Based on the Chapter 33 definition, appellant argues that the value of the two stolen computers must be measured without considering the value of software installed on them. Appellant acknowledges that all of the definitions of Chapter 33 are prefaced by the words, “In this chapter.” Appellant nevertheless argues that “[t]here is no reason to think the Legislature intended to adopt precise definitions for use in one chapter but did not want those definitions used in a different chapter.”

Statutory construction is a question of law. Harris v. State, No. PD–0945–10, 2011 WL 5375130, at *3 (Tex.Crim.App. Nov.9, 2011). In construing a statute, we look first to the statute's literal text, and we read words and phrases in context and construe them according to rules of grammar and usage. Id. We must “ ‘presume that every word in a statute has been used for a purpose and that each word, phrase, clause, and sentence should be given effect if reasonably possible.’ “ Id. (quoting State v. Hardy, 963 S.W.2d 516, 520 (Tex.Crim.App.1997)). Where the statute is clear and unambiguous, the legislature must be understood to mean what it has expressed, and it is not for the courts to add or subtract from such a statute. Boykin v. State, 818 S.W.2d 782, 785 (Tex.Crim.App.1991). “Under the canons of statutory construction, we are to construe a statute according to its plain language, unless the language is ambiguous or the interpretation would lead to absurd results that the legislature could not have intended.” Williams v. State, 253 S.W.3d 673, 677 (Tex.Crim.App.2008).

Chapter 33 of the Penal Code sets out the offenses that constitute “Computer Crimes.” See Tex. Penal Code Ann. §§ 33.01–33.07 (Vernon 2011). As in many other chapters of the Penal Code, Chapter 33 contains definitions applicable to its particular chapter. To show that the definitions contained in Section 33.01 of Chapter 33 contain only definitions applicable to Chapter 33 offenses, Section 33.01 is prefaced by the words: “In this chapter.” These words are plain and unambiguous. Interpreting these words to limit Section 33.01's definitions to provisions contained in Chapter 33 would not lead “to absurd results that the legislature could not have intended.”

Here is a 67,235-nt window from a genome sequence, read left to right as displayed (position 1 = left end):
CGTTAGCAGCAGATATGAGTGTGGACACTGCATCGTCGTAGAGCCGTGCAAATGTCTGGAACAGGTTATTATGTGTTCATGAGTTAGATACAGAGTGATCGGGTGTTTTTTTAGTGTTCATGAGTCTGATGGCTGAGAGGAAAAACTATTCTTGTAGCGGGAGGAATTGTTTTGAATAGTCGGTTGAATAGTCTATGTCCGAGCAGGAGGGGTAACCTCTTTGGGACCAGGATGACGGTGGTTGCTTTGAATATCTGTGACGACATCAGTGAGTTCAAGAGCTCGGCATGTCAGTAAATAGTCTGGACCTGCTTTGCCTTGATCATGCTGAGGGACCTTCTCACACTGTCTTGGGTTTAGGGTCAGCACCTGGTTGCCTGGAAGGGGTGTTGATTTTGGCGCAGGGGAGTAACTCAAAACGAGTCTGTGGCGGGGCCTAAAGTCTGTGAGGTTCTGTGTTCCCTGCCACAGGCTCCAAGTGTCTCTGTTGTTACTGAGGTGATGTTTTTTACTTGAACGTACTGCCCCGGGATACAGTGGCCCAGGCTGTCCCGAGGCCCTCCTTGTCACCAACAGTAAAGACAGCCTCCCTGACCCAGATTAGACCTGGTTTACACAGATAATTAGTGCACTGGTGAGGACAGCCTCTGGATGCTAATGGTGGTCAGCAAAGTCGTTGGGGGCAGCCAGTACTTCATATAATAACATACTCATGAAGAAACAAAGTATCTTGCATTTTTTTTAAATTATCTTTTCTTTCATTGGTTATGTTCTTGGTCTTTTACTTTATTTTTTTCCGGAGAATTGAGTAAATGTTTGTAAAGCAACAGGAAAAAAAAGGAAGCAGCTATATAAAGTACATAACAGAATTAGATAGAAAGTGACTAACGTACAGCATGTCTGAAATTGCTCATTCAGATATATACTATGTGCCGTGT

We must presume the Legislature meant what it expressed when prefacing the definitions in Section 33.01 with the clear and unambiguous words, “In this chapter.” These words express that the definitions apply to offenses under Chapter 33. If the Legislature intended for the definitions in Section 33.01 to be applicable to other chapters of the Penal Code, it would not have prefaced the definitions with the words, “In this chapter;” additionally, it could have included the definitions in Section 1.07 of the “General Provisions” of Chapter one of the Penal Code. All definitions in Section 1.07 are prefaced by the words, “In this code.” See Tex. Penal Code Ann. § 1.07(a) (Vernon 2011)